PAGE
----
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Four Brisbane choirs combined to celebrate St Cecilia, patron saint of musicians, to mark her November feast-day.

The program notes stated St Cecilia converted her pagan husband to Christianity, then converted persecutors who came to arrest her (176-180 AD). Her executioner fled after his third attempt to behead her. Despite this, “she is said to have sung to God in her heart as she lay dying”.

It’s alleged 16th century painters were the first to link her with music – assuming that as she sang in her body while dying, “so she takes part in giving glory to God when musical instruments are sounded”. The St Cecilia Academy for musicians was founded in Rome in 1584. Music festivals in her honour were established in Normandy (1570) and eventually in England (1683).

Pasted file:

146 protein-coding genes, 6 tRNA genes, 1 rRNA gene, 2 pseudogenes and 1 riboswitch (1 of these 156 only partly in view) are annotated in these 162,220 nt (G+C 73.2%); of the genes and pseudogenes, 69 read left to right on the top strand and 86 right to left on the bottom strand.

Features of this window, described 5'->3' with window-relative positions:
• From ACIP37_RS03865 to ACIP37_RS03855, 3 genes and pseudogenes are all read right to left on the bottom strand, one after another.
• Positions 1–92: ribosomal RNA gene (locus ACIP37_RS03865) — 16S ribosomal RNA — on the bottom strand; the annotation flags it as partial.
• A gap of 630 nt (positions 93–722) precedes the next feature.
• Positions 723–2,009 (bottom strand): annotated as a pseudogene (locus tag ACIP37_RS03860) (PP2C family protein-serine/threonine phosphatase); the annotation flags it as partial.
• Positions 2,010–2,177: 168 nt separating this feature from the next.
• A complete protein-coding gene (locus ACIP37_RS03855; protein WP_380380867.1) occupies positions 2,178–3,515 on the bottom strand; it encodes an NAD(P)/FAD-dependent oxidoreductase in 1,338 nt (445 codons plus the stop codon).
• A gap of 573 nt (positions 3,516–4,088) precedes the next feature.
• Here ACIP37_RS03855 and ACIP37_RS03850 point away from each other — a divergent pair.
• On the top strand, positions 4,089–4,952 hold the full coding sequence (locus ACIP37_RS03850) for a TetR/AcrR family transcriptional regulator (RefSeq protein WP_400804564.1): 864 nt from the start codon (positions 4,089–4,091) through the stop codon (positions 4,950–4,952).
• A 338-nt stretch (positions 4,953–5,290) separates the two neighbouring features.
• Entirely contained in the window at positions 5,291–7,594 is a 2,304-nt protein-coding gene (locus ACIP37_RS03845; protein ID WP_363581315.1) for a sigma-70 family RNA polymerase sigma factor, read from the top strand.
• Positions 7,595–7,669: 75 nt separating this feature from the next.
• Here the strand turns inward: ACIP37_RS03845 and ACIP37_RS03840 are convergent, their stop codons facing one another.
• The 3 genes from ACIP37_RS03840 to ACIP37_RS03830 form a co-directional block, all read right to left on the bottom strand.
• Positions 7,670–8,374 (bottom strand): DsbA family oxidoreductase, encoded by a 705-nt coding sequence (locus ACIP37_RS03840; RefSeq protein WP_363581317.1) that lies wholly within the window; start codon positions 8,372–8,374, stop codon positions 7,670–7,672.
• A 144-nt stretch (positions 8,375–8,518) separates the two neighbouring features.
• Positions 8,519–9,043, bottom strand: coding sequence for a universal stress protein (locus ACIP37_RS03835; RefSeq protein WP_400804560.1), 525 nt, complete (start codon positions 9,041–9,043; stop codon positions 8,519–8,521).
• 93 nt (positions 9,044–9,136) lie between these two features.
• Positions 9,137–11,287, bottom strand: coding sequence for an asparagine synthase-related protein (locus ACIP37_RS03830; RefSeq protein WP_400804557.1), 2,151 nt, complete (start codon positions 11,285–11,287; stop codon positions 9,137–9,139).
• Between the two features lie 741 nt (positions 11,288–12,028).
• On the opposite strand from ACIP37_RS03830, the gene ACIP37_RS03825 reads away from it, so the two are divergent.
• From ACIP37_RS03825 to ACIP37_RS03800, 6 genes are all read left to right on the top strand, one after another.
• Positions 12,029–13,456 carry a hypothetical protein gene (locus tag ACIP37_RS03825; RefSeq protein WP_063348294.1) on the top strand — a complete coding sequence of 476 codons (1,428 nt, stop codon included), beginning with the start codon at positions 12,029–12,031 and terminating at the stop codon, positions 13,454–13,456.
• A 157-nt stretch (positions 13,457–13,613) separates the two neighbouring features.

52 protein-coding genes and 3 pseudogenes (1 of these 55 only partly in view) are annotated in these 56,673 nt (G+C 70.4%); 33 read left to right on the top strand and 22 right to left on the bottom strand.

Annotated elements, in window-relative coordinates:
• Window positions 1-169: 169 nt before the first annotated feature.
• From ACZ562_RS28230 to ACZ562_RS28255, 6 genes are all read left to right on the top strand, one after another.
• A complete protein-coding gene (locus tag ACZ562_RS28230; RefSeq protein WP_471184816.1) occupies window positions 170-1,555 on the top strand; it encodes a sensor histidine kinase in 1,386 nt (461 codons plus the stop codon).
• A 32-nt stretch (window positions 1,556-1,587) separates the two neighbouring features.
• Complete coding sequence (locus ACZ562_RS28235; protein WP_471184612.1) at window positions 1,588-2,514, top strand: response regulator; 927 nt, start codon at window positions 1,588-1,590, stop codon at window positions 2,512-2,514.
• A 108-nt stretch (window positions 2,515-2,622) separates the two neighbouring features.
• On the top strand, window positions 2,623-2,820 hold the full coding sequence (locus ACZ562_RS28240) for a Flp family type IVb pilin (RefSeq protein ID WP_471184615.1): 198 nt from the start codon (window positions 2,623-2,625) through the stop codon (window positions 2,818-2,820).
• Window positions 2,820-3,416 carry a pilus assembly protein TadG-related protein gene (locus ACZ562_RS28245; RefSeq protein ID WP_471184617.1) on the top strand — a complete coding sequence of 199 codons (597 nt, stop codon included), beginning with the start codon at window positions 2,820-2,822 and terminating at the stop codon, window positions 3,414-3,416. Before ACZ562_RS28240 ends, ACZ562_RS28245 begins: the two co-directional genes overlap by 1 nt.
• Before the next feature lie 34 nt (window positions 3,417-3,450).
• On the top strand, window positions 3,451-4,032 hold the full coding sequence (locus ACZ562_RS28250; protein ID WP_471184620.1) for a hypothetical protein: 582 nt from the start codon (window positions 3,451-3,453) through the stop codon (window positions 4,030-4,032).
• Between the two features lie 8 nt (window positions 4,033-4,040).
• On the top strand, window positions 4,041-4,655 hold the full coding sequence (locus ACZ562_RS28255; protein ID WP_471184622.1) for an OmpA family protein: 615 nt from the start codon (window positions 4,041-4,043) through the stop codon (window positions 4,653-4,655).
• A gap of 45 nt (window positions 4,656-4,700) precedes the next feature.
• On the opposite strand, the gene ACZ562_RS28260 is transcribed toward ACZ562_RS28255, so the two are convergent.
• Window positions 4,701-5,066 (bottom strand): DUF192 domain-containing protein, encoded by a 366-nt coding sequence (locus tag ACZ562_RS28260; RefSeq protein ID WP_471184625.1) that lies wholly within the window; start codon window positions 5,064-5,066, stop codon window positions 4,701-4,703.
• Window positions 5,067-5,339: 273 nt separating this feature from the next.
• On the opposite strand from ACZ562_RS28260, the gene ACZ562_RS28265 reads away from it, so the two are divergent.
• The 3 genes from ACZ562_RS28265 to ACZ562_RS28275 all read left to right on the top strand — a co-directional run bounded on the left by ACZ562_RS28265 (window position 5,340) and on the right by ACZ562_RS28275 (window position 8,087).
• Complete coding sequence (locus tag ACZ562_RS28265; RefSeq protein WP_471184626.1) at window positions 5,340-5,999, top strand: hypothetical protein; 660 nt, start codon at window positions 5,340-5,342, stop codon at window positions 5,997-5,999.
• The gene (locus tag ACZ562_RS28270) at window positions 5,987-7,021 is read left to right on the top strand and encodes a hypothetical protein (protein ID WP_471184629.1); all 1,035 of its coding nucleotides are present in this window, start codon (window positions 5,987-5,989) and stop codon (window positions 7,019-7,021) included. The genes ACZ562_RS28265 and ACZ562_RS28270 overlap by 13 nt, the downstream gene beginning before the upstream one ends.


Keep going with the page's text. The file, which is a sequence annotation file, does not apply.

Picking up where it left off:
The Evensong provided a rich smorgasbord of music composed by Palestrina, Skjavetic, Purcell and Philips.

Given it was a glorious Evensong by four choirs, it’s hard to say which is sadder: a congregation of about 40, or, not enough orders of service for the congregation.

Venue: St Augustine’s, Hamilton.

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